How to Understand and Help Students with Oppositional Defiant Disorder

Sandra Burns
Sandra Burns
Elementary school principal; M.Ed. in Educational Leadership
Outline of a head with ‘Oppositional Defiant Disorder’ text in the middle.

What is Oppositional Defiant Disorder?

According to the Mayo clinic, oppositional defiant disorder (ODD) is a condition in which children display “frequent and persistent pattern of anger, irritability, arguing, defiance or vindictiveness toward you and other authority figures.” A doctor must diagnose this condition as well as it often coexists with other disorders.

What are Symptoms of Oppositional Defiant Disorder in Children?

It may be very challenging to recognize a child with oppositional defiant disorder in compensation to a child who is demanding and strong willed. It is also common that children go through phases, that often appear as ODD, but that isn’t always that case.

Signs and symptoms of ODD typically start every early in age, and often as early as preschool. It is not unheard of for symptoms to develop later than this, but often symptoms do surface before the teenage years.

Signs of ODD generally begin during preschool years. Sometimes ODD may develop later, but almost always before the early teen years. These behaviors can cause significant concerns within families, building relationships, being part of a team, and almost always interferes with social interactions.

It may be challenging to identify is a student is showing signs of ODD, or if they are just having a difficult time. Typically, symptoms last longer than a six-month period of time and include someone who is easily annoyed by others, is often angry and resentful, and is argumentative and defiant. These types of behaviors can occur within the classroom and a student may often argue with adults, include those of authority, and often actively will defy or refuse to comply with even the most basic requests of an adult.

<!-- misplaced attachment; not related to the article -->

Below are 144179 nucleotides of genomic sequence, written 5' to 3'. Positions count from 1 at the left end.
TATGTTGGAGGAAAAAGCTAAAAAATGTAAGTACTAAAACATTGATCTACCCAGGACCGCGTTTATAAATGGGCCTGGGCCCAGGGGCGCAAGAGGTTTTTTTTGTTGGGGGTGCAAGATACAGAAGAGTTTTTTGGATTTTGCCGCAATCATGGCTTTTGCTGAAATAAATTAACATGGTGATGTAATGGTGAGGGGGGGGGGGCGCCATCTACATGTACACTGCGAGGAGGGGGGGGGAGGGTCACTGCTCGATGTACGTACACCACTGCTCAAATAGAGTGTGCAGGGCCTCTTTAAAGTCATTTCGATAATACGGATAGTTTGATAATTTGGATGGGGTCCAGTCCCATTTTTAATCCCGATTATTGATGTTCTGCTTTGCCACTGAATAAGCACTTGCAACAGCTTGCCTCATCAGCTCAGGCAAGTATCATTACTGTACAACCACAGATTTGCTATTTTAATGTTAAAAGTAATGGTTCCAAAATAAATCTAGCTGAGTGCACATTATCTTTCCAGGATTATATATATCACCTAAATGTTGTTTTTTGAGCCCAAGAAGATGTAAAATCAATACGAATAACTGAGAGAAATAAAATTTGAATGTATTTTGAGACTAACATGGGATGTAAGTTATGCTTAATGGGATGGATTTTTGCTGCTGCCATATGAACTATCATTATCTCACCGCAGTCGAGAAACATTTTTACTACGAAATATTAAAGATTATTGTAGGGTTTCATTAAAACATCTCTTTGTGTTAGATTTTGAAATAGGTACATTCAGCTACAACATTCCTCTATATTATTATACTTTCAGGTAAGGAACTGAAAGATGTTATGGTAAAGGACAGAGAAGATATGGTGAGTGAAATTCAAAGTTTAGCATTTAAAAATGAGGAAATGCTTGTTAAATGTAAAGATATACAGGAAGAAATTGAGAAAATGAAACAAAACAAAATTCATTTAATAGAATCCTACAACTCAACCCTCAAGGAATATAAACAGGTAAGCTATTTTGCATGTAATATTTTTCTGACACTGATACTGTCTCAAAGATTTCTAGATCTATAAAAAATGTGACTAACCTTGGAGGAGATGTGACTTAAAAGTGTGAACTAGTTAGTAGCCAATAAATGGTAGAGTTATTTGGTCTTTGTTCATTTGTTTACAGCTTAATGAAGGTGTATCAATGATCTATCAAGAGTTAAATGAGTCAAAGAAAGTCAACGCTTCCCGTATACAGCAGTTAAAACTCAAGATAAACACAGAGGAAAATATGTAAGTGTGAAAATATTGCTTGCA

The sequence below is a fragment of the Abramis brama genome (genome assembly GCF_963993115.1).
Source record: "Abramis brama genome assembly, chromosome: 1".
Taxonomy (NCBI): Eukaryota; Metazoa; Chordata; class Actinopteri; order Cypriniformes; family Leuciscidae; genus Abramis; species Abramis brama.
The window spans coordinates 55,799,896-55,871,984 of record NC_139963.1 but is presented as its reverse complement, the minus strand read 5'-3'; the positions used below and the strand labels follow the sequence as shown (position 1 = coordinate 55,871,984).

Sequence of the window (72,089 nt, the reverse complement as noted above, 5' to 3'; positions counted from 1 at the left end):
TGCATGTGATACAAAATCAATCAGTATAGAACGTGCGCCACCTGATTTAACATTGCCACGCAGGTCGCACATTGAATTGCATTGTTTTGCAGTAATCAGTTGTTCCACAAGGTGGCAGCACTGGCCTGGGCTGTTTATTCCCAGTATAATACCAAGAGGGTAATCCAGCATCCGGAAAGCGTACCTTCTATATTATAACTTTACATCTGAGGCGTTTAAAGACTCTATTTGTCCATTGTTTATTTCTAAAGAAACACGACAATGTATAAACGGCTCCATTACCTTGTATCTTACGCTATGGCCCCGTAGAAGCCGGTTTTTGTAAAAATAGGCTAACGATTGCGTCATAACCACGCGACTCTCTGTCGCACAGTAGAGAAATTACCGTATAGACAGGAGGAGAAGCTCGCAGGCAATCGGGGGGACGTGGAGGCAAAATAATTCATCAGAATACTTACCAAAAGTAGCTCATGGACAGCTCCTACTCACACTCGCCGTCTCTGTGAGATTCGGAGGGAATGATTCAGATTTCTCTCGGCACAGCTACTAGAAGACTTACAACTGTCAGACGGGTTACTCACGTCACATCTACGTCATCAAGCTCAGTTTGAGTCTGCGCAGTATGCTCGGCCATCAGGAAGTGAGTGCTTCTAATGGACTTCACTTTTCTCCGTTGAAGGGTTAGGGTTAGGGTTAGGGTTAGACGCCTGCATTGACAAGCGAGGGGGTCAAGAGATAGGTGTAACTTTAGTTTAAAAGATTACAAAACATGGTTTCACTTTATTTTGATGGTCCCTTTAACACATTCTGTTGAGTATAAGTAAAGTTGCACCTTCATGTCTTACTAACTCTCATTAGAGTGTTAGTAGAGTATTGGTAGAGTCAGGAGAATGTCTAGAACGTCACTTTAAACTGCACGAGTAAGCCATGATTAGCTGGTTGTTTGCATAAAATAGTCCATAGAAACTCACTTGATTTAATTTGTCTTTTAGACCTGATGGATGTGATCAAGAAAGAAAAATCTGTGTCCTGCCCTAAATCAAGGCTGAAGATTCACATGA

How can Oppositional Defiant Disorder Affect the Classroom?

Students with ODD often have trouble forming relationships. Going back to setting the example, getting to know your students likes and dislikes, and really building a relationship with them is one of the best examples to set. Building a bond with the student and a trusting relationship can help the child get through some difficult days.

It is also important that educators avoid power struggles and pick and choose your battles when working with students who have challenging behaviors. This could involve differentiating a lesson to best accommodate the student’s needs based off of the day that the student is having. Naturally, if a child has an IEP all of the accommodations and supports within that IEP must be in place as we know that this is a legal document of all the supports that the students must receive in order to be successful.

Students who are diagnosed with ODD, may also need more social skills instruction. Often classrooms for students with emotional disturbance or behavior issues offer small group social skill instruction to help build social skills. This is something several school districts are able to provide to help their students who have trouble socially among their peers. This would help a student with ODD who has trouble forming friendships.